NCI Cancer Bulletin: A Trusted Source for Cancer Research NewsNCI Cancer Bulletin: A Trusted Source for Cancer Research News
November 29, 2005 • Volume 2 / Number 46 E-Mail This Document  |  Download PDF  |  Bulletin Archive/Search  |  Subscribe

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Featured Clinical TrialFeatured Clinical Trial

Combination Chemotherapy for Liver Cancer

Name of the Trial
Phase II Study of Doxorubicin and Bortezomib in Patients with Hepatocellular Carcinoma (ECOG-E6202). See the protocol abstract at

Dr. Jordan Berlin Principal Investigators
Dr. Jordan Berlin, Dr. Bruce Giantonio, and Dr. William Chapman, Eastern Cooperative Oncology Group

Why Is This Trial Important?
Hepatocellular carcinoma (liver cancer) is expected to kill more than 15,000 Americans in 2005. Surgery is the only known curative treatment for this type of cancer, but fewer than 20 percent of patients are eligible for surgery. Although some patients may benefit from local treatments other than surgery, most patients with inoperable liver cancer are treated with systemic chemotherapy.

Treatment with the drug doxorubicin has provided the best results so far for liver cancer patients with inoperable tumors. Unfortunately, fewer than 20 percent of patients respond to treatment with doxorubicin. In this clinical trial, researchers are adding a new drug called bortezomib to chemotherapy with doxorubicin to see if it can cause liver tumors to shrink or stop growing better than doxorubicin alone. Bortezomib, a proteasome inhibitor, blocks the activity of a number of proteins important for cell survival, tumor growth, and angiogenesis (the formation of new blood vessels to the tumor). In other types of cancer, bortezomib has been shown to delay tumor growth and enhance the cell-killing effects of chemotherapy.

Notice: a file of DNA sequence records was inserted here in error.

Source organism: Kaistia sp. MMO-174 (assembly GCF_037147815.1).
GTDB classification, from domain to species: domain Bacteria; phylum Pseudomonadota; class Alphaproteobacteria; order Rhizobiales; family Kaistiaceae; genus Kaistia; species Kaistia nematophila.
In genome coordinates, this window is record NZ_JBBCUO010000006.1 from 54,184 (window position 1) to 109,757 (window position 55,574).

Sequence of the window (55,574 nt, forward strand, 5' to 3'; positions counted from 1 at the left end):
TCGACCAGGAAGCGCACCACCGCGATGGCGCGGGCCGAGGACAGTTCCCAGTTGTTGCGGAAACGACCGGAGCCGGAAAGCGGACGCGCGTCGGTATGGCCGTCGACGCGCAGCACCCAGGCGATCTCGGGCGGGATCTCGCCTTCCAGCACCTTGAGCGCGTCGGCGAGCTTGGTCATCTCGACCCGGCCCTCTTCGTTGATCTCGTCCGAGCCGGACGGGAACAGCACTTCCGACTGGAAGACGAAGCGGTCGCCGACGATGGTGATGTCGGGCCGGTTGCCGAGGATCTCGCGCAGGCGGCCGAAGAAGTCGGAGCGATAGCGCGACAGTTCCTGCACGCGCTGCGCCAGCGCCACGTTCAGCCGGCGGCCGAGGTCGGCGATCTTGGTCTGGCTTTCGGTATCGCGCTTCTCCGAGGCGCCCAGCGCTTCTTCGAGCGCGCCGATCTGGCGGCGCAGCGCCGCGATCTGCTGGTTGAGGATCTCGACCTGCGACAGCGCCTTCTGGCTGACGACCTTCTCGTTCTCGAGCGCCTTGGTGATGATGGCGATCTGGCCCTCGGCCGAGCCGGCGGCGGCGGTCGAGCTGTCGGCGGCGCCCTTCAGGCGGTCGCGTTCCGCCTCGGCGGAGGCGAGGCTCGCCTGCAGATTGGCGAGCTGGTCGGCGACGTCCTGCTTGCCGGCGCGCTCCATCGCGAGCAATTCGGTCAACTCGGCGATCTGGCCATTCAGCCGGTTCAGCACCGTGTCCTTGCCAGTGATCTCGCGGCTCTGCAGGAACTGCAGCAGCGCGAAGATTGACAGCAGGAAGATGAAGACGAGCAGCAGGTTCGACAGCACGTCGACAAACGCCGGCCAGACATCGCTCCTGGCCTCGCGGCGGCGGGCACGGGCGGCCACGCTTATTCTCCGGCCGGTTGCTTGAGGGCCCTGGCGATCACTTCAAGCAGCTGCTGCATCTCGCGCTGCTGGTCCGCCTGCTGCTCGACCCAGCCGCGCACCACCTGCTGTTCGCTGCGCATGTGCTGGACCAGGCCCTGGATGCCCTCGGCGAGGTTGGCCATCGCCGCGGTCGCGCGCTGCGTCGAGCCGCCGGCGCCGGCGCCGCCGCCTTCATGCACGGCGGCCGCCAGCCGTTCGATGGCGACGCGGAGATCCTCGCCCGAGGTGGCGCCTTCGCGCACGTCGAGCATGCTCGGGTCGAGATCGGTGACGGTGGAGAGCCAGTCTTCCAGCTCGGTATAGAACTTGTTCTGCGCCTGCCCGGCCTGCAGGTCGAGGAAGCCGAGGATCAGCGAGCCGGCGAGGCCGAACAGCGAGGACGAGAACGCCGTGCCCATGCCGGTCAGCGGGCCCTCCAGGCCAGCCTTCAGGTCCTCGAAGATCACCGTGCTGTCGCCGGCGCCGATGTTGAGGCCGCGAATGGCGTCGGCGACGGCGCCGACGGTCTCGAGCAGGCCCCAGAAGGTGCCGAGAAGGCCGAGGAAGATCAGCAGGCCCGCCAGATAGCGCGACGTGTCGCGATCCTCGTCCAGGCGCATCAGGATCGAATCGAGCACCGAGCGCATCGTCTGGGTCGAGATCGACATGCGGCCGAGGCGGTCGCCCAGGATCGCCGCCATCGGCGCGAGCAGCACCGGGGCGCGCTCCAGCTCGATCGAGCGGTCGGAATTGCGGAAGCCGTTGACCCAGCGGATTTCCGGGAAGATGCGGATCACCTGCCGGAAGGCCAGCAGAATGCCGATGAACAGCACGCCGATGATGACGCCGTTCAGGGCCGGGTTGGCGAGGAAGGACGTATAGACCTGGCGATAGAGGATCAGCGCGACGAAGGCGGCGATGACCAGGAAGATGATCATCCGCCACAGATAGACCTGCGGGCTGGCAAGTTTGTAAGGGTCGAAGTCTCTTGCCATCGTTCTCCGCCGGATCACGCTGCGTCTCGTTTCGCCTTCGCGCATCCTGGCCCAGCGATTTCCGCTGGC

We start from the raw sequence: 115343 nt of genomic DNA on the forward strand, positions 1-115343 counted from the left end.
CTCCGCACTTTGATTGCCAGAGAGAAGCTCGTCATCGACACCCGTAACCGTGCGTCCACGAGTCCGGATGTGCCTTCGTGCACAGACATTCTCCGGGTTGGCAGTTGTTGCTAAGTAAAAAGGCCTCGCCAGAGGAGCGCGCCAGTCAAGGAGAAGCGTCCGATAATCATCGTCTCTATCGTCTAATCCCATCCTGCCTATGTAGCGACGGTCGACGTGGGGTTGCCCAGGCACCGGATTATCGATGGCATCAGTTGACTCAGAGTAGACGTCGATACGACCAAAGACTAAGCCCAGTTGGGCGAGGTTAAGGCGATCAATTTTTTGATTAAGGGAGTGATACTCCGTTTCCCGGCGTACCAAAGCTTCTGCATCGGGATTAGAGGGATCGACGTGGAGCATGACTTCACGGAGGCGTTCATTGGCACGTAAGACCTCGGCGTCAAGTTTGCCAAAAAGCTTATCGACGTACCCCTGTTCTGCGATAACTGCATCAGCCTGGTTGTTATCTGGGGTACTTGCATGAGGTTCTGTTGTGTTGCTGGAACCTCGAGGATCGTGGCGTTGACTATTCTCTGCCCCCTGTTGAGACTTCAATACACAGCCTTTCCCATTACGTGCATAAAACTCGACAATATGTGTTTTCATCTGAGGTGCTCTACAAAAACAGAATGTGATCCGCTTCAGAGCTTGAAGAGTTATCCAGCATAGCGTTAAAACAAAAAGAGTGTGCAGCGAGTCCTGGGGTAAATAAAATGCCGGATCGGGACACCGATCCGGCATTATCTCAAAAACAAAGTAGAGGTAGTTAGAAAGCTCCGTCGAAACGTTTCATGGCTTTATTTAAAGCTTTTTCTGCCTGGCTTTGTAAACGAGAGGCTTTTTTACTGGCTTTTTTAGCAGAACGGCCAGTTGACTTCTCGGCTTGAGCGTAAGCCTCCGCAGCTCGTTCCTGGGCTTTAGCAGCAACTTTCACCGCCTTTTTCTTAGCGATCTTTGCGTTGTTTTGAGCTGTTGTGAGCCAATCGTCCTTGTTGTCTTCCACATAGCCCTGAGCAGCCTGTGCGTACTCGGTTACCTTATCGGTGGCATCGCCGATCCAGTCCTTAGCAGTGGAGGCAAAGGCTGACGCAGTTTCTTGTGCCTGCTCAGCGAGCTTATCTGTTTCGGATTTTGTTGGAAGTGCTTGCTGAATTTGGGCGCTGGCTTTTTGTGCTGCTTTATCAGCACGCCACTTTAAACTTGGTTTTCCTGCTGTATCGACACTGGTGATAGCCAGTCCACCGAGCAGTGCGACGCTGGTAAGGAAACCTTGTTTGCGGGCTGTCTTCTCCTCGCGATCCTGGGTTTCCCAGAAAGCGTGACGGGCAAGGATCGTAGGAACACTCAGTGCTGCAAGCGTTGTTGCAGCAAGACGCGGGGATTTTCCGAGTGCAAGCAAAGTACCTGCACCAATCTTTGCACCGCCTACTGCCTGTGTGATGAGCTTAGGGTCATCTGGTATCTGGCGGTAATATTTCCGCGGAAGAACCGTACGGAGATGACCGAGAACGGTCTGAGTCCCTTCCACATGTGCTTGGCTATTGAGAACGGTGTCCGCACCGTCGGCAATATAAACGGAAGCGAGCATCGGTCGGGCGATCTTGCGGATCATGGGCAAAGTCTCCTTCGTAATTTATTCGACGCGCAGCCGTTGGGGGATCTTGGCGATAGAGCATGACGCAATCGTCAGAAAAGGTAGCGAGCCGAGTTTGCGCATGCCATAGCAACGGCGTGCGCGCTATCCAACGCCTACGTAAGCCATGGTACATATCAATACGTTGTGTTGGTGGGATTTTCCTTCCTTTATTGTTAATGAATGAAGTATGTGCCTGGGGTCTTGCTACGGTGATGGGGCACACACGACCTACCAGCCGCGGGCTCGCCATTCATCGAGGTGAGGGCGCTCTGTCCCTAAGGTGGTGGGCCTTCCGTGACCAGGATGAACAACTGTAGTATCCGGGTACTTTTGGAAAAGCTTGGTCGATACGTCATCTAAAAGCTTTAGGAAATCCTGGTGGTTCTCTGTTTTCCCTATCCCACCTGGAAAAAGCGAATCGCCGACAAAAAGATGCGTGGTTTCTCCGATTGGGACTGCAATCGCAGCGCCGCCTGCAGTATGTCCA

"Results from our laboratory studies suggest that combining doxorubicin and bortezomib is more effective against liver cancer than either agent alone," said Dr. Berlin. "We hope that by adding bortezomib to the standard treatment for liver cancer, we can better control this difficult-to-treat disease."

Who Can Join This Trial?
Researchers seek to enroll 40 patients aged 18 and over with a confirmed diagnosis of hepatocellular carcinoma that is not amenable to curative surgery. See the list of eligibility criteria at

Where Is This Trial Taking Place?
Study sites in the United States are recruiting patients for this trial. See the list of study sites at

Contact Information
See the list of study contacts at or call NCI's Cancer Information Service at 1-800-4-CANCER (1-800-422-6237). The toll-free call is completely confidential.

An archive of "Featured Clinical Trial" columns is available at